2) A splined socket for your ½ inch (not 3/8”) socket drive. The socket cost $45 or so, then you can resell when done. I think it’s a 32 tooth socket, part M604-0109 at Technitools, or Hazet H4556. Mine is made by Hazet, but others are out there. Check ebay or your local MB dealer.
3) To do it right, you should have a small torque wrench.
4) You need 5 rubber washers. The copper washers, as someone else said and so far I agree, you probably don’t need to replace. Cost of the rubber washers, maybe $3 for all 5.
5) A 14mm short handled open box wrench to fit over the 1/2" tall copper nuts at both ends of the injector lines.
6) A small pick for helping to lift the flat collars.
7) If you want your life easier, take photos left, right, and top of the area reference for reassembly. At a minimum, draw how the Torx wrenched flat collars overlap one another, and note how high or low the STOP button is.
8) Clean the area well. You don't want debris of any kind going into the injector area. This includes any debris as you hang over the engine.

I did mine in a series of wrong steps, so I'm not sure which area to “start with” first, and maybe there is no right area to start in, but basically, what you need to do, is to remove the copper fuel lines, so you can get to the splined valve at the injector pump.

If I had this to do over again, I think I would start with the brackets. You'll see the bracket holding the first set of 3 lines easily. It's on the manifold, you need a 10mm wrench to get those 2 bolts off. The bracket holding the other 2 lines, is hidden and caused me a lot of problems. On my model, looking from the top of the engine down, it's view is sort of occluded by a small dark plastic coated cable of some type, that runs from the mess of wires in front of it, and back to the engine compartment. You have to get rid of that line in order to get the bracket off.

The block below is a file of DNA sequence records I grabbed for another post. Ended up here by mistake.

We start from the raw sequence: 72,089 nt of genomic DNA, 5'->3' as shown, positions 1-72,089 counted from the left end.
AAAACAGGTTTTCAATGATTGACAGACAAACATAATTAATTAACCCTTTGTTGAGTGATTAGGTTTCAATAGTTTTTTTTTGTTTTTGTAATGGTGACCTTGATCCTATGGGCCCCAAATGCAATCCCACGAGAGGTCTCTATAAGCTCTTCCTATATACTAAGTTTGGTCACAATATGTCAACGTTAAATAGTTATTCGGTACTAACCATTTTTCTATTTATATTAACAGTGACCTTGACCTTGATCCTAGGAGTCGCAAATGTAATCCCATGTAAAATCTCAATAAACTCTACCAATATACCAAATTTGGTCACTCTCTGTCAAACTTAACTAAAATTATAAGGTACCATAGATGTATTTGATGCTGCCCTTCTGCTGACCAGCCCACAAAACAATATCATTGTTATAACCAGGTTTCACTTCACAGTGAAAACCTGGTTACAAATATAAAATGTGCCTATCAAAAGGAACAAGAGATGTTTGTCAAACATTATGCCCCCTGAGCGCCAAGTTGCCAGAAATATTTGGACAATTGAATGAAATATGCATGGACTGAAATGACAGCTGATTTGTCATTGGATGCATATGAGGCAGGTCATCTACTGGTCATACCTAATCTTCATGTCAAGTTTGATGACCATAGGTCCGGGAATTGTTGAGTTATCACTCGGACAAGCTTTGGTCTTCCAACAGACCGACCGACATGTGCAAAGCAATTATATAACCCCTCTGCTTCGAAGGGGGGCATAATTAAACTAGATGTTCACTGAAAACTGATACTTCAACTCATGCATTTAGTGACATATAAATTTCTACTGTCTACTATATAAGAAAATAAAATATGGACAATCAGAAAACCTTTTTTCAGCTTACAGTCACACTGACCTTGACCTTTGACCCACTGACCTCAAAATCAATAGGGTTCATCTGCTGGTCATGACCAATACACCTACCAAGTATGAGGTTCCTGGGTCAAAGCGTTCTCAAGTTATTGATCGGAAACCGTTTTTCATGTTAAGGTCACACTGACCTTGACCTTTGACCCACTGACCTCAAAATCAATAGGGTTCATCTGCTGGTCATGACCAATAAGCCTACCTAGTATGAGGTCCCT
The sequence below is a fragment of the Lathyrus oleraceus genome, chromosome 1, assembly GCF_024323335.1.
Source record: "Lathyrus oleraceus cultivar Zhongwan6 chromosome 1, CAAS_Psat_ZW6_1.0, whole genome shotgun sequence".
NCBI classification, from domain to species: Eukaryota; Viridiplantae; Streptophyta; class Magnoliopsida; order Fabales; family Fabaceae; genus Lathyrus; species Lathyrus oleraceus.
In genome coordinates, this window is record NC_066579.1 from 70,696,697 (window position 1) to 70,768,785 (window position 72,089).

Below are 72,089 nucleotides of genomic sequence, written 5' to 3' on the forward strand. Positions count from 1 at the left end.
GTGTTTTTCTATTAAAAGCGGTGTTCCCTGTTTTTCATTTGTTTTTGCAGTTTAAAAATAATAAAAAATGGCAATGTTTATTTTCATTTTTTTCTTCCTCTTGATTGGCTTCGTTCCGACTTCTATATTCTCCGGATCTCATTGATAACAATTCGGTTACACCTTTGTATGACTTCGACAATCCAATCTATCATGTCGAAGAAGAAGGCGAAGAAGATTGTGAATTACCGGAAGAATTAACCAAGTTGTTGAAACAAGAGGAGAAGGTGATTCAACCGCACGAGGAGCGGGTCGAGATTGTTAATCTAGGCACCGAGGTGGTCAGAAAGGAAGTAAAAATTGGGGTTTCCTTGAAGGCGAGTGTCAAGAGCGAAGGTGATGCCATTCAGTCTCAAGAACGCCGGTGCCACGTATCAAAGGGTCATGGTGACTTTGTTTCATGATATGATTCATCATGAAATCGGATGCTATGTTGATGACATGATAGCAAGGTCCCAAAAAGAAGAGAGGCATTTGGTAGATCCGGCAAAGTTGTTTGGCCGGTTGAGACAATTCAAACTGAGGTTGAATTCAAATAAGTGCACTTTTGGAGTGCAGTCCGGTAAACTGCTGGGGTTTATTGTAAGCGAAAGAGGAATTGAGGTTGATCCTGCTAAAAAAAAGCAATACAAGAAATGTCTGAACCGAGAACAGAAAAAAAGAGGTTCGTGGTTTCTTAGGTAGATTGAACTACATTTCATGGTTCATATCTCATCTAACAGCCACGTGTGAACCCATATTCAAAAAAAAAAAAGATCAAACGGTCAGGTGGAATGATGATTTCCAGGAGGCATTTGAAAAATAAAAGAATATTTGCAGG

To get that line out of the way, you have to loosen (but not take off) sort of square thing, looking down at it, it’s maybe 3" x 3", and held on by 4 bolts. The upper right bolt of that module will have to be removed, the other 3 loosened pretty well, but not all the way. Once the upper right bolt of that cruise control module is out and the unit is loosened up real well, you can lift that black plastic coated line out a bit, enough to get a 10mm socket onto the bolt under it, and unscrew the injector bracket holding the 2 injector lines together. (Putting that injector bracket back is a real hassle, so look at the bracket once loose, and see how the clip inside the bracket slides back and forth. It is this clip that the bolt must go through when reassembling).